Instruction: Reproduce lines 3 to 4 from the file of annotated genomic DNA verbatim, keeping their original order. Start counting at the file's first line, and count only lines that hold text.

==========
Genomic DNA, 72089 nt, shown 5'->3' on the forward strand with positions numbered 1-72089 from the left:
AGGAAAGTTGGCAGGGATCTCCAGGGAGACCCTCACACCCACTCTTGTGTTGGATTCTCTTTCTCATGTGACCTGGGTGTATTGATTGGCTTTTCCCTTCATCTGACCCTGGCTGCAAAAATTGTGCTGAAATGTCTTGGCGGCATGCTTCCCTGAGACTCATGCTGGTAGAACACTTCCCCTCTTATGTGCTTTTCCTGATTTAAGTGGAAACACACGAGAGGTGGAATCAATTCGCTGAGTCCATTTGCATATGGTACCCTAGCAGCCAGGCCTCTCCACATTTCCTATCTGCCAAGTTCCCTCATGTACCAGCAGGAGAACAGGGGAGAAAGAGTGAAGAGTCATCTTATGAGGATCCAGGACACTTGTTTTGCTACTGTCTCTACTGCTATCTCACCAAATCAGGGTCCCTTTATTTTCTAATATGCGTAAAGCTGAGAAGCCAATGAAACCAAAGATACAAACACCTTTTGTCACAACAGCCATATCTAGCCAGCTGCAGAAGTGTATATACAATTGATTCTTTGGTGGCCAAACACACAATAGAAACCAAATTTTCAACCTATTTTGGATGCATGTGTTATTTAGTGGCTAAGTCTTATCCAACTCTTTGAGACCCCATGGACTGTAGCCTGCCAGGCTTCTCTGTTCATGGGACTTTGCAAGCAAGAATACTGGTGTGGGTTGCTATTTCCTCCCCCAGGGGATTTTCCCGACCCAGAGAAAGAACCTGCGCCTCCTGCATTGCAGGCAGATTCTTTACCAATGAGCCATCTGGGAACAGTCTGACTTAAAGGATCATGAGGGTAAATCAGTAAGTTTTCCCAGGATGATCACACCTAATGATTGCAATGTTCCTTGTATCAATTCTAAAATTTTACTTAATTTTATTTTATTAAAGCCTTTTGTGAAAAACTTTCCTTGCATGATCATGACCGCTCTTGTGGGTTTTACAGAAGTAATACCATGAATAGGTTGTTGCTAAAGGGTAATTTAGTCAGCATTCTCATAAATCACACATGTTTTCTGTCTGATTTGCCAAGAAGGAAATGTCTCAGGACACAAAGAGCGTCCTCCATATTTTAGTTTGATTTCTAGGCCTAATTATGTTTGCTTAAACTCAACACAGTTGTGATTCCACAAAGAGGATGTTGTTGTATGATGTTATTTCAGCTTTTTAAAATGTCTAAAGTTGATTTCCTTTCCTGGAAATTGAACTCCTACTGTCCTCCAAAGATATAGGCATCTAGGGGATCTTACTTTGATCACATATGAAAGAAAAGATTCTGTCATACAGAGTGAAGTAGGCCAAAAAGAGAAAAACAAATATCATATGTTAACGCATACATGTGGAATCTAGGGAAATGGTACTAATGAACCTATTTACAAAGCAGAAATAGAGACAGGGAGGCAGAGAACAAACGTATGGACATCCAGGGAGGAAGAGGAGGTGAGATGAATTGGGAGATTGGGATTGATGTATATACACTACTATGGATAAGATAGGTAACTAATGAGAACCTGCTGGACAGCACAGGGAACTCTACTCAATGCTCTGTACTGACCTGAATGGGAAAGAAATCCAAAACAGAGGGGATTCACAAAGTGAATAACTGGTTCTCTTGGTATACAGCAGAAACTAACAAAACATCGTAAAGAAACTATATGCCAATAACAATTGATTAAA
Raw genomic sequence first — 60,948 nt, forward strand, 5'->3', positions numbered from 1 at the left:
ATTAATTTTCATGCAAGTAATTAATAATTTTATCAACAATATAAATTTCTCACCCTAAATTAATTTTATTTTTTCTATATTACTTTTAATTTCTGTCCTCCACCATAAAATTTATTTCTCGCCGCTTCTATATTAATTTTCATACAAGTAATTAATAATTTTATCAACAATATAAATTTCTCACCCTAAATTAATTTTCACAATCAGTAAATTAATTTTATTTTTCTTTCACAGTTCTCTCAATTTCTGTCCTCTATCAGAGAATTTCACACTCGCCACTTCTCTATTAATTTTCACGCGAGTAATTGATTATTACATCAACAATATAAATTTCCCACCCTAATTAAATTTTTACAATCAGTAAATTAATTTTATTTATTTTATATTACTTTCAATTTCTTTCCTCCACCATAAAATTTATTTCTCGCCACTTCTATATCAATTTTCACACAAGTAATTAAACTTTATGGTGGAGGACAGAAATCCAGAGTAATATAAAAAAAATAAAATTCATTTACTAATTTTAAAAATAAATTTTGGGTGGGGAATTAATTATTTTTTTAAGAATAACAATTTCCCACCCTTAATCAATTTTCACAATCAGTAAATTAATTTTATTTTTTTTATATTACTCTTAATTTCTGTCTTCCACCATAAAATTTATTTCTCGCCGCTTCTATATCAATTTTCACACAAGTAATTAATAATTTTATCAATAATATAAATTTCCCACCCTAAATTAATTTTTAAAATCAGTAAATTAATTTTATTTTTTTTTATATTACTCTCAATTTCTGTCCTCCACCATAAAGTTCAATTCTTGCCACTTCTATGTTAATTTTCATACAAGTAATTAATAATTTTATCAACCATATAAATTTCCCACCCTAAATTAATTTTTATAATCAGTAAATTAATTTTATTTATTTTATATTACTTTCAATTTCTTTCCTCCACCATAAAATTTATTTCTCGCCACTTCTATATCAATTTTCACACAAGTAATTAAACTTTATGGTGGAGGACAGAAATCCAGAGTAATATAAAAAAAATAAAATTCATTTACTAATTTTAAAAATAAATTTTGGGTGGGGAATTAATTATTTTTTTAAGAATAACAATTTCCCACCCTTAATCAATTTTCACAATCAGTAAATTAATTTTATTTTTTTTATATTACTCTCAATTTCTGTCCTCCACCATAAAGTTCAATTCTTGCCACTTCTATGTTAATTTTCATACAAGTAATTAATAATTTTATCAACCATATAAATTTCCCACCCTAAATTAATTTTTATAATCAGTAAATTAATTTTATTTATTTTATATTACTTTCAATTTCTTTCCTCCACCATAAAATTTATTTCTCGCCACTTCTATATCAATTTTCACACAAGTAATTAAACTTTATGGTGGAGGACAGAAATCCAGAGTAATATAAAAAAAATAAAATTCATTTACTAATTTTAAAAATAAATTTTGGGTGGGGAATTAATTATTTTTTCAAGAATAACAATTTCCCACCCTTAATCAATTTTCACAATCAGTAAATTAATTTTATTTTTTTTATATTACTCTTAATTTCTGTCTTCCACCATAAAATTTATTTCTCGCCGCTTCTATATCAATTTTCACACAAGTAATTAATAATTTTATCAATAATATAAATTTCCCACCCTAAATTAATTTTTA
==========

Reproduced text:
Raw genomic sequence first — 60,948 nt, forward strand, 5'->3', positions numbered from 1 at the left:
ATTAATTTTCATGCAAGTAATTAATAATTTTATCAACAATATAAATTTCTCACCCTAAATTAATTTTATTTTTTCTATATTACTTTTAATTTCTGTCCTCCACCATAAAATTTATTTCTCGCCGCTTCTATATTAATTTTCATACAAGTAATTAATAATTTTATCAACAATATAAATTTCTCACCCTAAATTAATTTTCACAATCAGTAAATTAATTTTATTTTTCTTTCACAGTTCTCTCAATTTCTGTCCTCTATCAGAGAATTTCACACTCGCCACTTCTCTATTAATTTTCACGCGAGTAATTGATTATTACATCAACAATATAAATTTCCCACCCTAATTAAATTTTTACAATCAGTAAATTAATTTTATTTATTTTATATTACTTTCAATTTCTTTCCTCCACCATAAAATTTATTTCTCGCCACTTCTATATCAATTTTCACACAAGTAATTAAACTTTATGGTGGAGGACAGAAATCCAGAGTAATATAAAAAAAATAAAATTCATTTACTAATTTTAAAAATAAATTTTGGGTGGGGAATTAATTATTTTTTTAAGAATAACAATTTCCCACCCTTAATCAATTTTCACAATCAGTAAATTAATTTTATTTTTTTTATATTACTCTTAATTTCTGTCTTCCACCATAAAATTTATTTCTCGCCGCTTCTATATCAATTTTCACACAAGTAATTAATAATTTTATCAATAATATAAATTTCCCACCCTAAATTAATTTTTAAAATCAGTAAATTAATTTTATTTTTTTTTATATTACTCTCAATTTCTGTCCTCCACCATAAAGTTCAATTCTTGCCACTTCTATGTTAATTTTCATACAAGTAATTAATAATTTTATCAACCATATAAATTTCCCACCCTAAATTAATTTTTATAATCAGTAAATTAATTTTATTTATTTTATATTACTTTCAATTTCTTTCCTCCACCATAAAATTTATTTCTCGCCACTTCTATATCAATTTTCACACAAGTAATTAAACTTTATGGTGGAGGACAGAAATCCAGAGTAATATAAAAAAAATAAAATTCATTTACTAATTTTAAAAATAAATTTTGGGTGGGGAATTAATTATTTTTTTAAGAATAACAATTTCCCACCCTTAATCAATTTTCACAATCAGTAAATTAATTTTATTTTTTTTATATTACTCTCAATTTCTGTCCTCCACCATAAAGTTCAATTCTTGCCACTTCTATGTTAATTTTCATACAAGTAATTAATAATTTTATCAACCATATAAATTTCCCACCCTAAATTAATTTTTATAATCAGTAAATTAATTTTATTTATTTTATATTACTTTCAATTTCTTTCCTCCACCATAAAATTTATTTCTCGCCACTTCTATATCAATTTTCACACAAGTAATTAAACTTTATGGTGGAGGACAGAAATCCAGAGTAATATAAAAAAAATAAAATTCATTTACTAATTTTAAAAATAAATTTTGGGTGGGGAATTAATTATTTTTTCAAGAATAACAATTTCCCACCCTTAATCAATTTTCACAATCAGTAAATTAATTTTATTTTTTTTATATTACTCTTAATTTCTGTCTTCCACCATAAAATTTATTTCTCGCCGCTTCTATATCAATTTTCACACAAGTAATTAATAATTTTATCAATAATATAAATTTCCCACCCTAAATTAATTTTTA